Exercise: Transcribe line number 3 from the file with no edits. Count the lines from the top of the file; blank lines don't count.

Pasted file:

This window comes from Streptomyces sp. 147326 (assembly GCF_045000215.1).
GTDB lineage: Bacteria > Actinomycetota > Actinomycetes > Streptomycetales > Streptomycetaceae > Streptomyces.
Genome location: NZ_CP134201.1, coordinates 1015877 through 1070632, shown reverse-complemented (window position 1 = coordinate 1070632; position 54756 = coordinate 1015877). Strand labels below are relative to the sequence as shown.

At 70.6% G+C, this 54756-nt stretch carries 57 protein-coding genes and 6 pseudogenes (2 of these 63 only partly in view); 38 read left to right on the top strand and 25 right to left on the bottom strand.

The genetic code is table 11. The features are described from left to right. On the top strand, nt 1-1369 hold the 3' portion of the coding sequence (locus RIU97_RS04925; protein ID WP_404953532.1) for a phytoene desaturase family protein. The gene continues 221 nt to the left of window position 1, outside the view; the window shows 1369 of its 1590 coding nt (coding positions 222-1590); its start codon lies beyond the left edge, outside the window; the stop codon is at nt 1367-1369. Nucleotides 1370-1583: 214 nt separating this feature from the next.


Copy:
Genome location: NZ_CP134201.1, coordinates 1015877 through 1070632, shown reverse-complemented (window position 1 = coordinate 1070632; position 54756 = coordinate 1015877). Strand labels below are relative to the sequence as shown.